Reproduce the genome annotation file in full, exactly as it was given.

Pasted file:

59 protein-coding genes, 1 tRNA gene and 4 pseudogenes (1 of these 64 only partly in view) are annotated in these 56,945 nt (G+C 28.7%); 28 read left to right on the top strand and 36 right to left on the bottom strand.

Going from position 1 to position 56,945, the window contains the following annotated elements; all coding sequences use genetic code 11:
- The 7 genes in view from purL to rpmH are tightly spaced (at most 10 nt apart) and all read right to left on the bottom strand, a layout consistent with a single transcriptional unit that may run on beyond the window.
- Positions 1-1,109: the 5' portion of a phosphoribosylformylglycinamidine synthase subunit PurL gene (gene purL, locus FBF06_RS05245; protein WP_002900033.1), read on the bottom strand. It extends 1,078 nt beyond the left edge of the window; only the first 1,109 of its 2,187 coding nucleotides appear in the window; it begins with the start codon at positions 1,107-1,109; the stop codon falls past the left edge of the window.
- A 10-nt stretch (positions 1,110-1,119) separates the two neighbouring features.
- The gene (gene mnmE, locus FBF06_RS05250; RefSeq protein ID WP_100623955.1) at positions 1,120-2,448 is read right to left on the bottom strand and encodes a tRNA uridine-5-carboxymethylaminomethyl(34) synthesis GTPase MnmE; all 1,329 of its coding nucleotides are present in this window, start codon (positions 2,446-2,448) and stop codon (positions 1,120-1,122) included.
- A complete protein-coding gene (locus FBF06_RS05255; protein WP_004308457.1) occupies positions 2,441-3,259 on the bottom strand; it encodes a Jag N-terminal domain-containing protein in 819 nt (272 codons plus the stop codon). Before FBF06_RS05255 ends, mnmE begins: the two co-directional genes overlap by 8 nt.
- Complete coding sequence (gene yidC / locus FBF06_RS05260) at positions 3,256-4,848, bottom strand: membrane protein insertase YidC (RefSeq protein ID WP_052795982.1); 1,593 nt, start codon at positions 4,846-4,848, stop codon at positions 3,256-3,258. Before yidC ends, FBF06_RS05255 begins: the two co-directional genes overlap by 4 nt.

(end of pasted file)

59 protein-coding genes, 1 tRNA gene and 4 pseudogenes (1 of these 64 only partly in view) are annotated in these 56,945 nt (G+C 28.7%); 28 read left to right on the top strand and 36 right to left on the bottom strand.

Going from position 1 to position 56,945, the window contains the following annotated elements; all coding sequences use genetic code 11:
- The 7 genes in view from purL to rpmH are tightly spaced (at most 10 nt apart) and all read right to left on the bottom strand, a layout consistent with a single transcriptional unit that may run on beyond the window.
- Positions 1-1,109: the 5' portion of a phosphoribosylformylglycinamidine synthase subunit PurL gene (gene purL, locus FBF06_RS05245; protein WP_002900033.1), read on the bottom strand. It extends 1,078 nt beyond the left edge of the window; only the first 1,109 of its 2,187 coding nucleotides appear in the window; it begins with the start codon at positions 1,107-1,109; the stop codon falls past the left edge of the window.
- A 10-nt stretch (positions 1,110-1,119) separates the two neighbouring features.
- The gene (gene mnmE, locus FBF06_RS05250; RefSeq protein ID WP_100623955.1) at positions 1,120-2,448 is read right to left on the bottom strand and encodes a tRNA uridine-5-carboxymethylaminomethyl(34) synthesis GTPase MnmE; all 1,329 of its coding nucleotides are present in this window, start codon (positions 2,446-2,448) and stop codon (positions 1,120-1,122) included.
- A complete protein-coding gene (locus FBF06_RS05255; protein WP_004308457.1) occupies positions 2,441-3,259 on the bottom strand; it encodes a Jag N-terminal domain-containing protein in 819 nt (272 codons plus the stop codon). Before FBF06_RS05255 ends, mnmE begins: the two co-directional genes overlap by 8 nt.
- Complete coding sequence (gene yidC / locus FBF06_RS05260) at positions 3,256-4,848, bottom strand: membrane protein insertase YidC (RefSeq protein ID WP_052795982.1); 1,593 nt, start codon at positions 4,846-4,848, stop codon at positions 3,256-3,258. Before yidC ends, FBF06_RS05255 begins: the two co-directional genes overlap by 4 nt.